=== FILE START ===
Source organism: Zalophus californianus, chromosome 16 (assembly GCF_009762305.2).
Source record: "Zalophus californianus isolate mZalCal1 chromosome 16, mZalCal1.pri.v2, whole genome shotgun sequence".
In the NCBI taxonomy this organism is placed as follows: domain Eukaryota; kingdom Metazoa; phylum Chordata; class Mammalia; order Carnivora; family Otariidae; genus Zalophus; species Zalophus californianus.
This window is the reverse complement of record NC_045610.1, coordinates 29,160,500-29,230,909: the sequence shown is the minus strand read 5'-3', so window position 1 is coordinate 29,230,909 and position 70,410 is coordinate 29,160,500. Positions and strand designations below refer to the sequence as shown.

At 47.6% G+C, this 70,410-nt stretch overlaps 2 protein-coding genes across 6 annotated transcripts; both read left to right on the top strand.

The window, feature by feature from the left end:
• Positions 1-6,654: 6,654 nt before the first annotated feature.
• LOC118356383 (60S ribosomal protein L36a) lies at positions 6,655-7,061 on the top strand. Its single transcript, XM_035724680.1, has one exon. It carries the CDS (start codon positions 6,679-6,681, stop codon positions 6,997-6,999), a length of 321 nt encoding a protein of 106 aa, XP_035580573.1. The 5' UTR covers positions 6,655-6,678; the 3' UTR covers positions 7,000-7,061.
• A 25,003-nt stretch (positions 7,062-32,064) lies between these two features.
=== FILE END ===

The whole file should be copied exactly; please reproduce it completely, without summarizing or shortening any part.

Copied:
Source organism: Zalophus californianus, chromosome 16 (assembly GCF_009762305.2).
Source record: "Zalophus californianus isolate mZalCal1 chromosome 16, mZalCal1.pri.v2, whole genome shotgun sequence".
In the NCBI taxonomy this organism is placed as follows: domain Eukaryota; kingdom Metazoa; phylum Chordata; class Mammalia; order Carnivora; family Otariidae; genus Zalophus; species Zalophus californianus.
This window is the reverse complement of record NC_045610.1, coordinates 29,160,500-29,230,909: the sequence shown is the minus strand read 5'-3', so window position 1 is coordinate 29,230,909 and position 70,410 is coordinate 29,160,500. Positions and strand designations below refer to the sequence as shown.

At 47.6% G+C, this 70,410-nt stretch overlaps 2 protein-coding genes across 6 annotated transcripts; both read left to right on the top strand.

The window, feature by feature from the left end:
• Positions 1-6,654: 6,654 nt before the first annotated feature.
• LOC118356383 (60S ribosomal protein L36a) lies at positions 6,655-7,061 on the top strand. Its single transcript, XM_035724680.1, has one exon. It carries the CDS (start codon positions 6,679-6,681, stop codon positions 6,997-6,999), a length of 321 nt encoding a protein of 106 aa, XP_035580573.1. The 5' UTR covers positions 6,655-6,678; the 3' UTR covers positions 7,000-7,061.
• A 25,003-nt stretch (positions 7,062-32,064) lies between these two features.